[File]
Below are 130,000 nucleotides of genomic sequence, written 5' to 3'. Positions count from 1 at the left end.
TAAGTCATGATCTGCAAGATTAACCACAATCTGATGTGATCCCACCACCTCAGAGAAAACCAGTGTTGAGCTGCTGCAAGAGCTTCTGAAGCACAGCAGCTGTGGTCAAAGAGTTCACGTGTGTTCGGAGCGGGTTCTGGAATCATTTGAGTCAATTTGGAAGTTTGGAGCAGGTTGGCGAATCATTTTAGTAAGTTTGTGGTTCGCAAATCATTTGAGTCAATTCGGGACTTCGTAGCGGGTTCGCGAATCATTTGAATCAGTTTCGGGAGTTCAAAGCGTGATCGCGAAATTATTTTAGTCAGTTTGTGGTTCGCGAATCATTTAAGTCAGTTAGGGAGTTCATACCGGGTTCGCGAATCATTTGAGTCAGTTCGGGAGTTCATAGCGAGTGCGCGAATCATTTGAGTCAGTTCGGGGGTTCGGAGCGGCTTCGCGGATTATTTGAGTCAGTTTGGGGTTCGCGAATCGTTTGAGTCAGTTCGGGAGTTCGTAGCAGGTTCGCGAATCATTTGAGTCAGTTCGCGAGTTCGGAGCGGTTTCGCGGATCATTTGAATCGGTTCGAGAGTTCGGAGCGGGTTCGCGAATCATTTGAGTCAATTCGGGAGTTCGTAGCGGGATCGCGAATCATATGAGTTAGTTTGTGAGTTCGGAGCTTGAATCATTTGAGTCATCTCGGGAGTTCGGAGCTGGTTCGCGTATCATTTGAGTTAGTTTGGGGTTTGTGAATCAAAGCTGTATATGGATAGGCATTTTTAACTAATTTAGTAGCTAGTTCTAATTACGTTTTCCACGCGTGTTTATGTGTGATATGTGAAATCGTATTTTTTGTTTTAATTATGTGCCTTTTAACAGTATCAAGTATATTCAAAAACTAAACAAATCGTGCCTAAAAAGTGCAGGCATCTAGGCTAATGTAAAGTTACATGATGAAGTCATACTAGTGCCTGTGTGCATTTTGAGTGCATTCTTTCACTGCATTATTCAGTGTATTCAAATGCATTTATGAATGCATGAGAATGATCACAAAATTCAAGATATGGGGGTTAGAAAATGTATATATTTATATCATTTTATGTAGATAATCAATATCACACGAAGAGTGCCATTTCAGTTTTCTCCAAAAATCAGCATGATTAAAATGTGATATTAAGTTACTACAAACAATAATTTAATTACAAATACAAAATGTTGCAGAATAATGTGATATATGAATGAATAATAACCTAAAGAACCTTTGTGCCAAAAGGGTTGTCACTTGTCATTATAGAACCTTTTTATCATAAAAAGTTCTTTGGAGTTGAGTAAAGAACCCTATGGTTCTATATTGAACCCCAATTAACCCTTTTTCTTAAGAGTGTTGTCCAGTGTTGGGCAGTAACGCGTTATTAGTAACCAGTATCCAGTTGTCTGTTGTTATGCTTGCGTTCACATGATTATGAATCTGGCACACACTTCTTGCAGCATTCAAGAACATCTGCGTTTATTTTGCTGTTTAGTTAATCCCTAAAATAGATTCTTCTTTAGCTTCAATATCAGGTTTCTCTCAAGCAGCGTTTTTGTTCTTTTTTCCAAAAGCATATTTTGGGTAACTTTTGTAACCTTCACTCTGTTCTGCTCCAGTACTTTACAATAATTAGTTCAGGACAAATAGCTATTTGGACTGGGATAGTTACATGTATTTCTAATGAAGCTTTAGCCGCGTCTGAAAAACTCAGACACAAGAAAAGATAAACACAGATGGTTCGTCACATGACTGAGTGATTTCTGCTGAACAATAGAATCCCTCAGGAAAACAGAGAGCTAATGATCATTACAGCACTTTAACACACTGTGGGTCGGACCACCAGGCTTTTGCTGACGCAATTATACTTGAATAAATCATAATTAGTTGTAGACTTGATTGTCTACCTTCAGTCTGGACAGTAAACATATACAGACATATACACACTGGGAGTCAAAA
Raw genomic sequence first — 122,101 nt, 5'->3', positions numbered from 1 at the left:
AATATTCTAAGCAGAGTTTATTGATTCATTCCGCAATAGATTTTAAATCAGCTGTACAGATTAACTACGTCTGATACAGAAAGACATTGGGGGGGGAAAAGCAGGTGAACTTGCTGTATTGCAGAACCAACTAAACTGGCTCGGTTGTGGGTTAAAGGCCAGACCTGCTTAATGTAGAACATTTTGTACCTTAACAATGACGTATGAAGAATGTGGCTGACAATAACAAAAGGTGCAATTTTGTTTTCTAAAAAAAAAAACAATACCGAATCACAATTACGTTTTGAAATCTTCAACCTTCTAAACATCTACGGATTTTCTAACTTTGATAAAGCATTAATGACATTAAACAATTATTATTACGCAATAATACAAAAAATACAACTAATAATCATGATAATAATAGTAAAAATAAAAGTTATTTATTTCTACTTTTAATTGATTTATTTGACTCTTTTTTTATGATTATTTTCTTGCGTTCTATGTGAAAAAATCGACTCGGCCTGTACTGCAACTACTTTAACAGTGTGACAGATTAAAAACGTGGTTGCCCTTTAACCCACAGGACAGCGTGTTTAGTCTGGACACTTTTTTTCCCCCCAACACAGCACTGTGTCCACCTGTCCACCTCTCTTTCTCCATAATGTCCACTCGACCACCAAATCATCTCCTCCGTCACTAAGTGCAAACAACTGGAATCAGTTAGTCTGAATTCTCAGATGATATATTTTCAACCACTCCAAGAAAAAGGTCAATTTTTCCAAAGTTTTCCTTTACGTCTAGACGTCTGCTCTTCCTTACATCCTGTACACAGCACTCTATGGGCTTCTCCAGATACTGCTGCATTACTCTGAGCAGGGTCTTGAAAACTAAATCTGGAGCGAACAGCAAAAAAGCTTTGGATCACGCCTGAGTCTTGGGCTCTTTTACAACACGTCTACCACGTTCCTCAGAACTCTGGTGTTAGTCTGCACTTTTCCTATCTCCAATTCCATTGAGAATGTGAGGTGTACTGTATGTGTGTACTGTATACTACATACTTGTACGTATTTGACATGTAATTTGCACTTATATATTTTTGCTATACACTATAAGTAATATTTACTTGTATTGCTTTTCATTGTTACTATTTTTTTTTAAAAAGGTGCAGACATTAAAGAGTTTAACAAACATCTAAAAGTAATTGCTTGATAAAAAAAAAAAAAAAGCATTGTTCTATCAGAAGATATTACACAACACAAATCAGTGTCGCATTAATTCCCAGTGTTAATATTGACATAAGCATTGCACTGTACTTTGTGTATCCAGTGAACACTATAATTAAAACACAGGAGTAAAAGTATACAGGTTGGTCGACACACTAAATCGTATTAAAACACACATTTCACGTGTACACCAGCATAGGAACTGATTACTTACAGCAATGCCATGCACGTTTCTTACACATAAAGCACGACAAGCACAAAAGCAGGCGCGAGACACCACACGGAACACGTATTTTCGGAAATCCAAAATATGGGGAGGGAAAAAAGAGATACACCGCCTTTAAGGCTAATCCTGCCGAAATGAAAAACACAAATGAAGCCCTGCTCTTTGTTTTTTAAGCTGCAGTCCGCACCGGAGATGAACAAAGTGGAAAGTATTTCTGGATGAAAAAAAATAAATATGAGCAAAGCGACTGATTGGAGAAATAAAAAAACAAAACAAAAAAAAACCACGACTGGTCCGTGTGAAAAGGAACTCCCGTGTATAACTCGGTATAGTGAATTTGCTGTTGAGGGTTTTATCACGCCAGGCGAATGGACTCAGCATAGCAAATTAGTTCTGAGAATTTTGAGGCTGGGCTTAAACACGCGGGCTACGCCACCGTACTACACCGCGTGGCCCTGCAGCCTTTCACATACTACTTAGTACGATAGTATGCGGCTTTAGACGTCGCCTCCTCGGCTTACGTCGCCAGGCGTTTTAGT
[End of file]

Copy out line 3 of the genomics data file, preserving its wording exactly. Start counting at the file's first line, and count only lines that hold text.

Raw genomic sequence first — 122,101 nt, 5'->3', positions numbered from 1 at the left: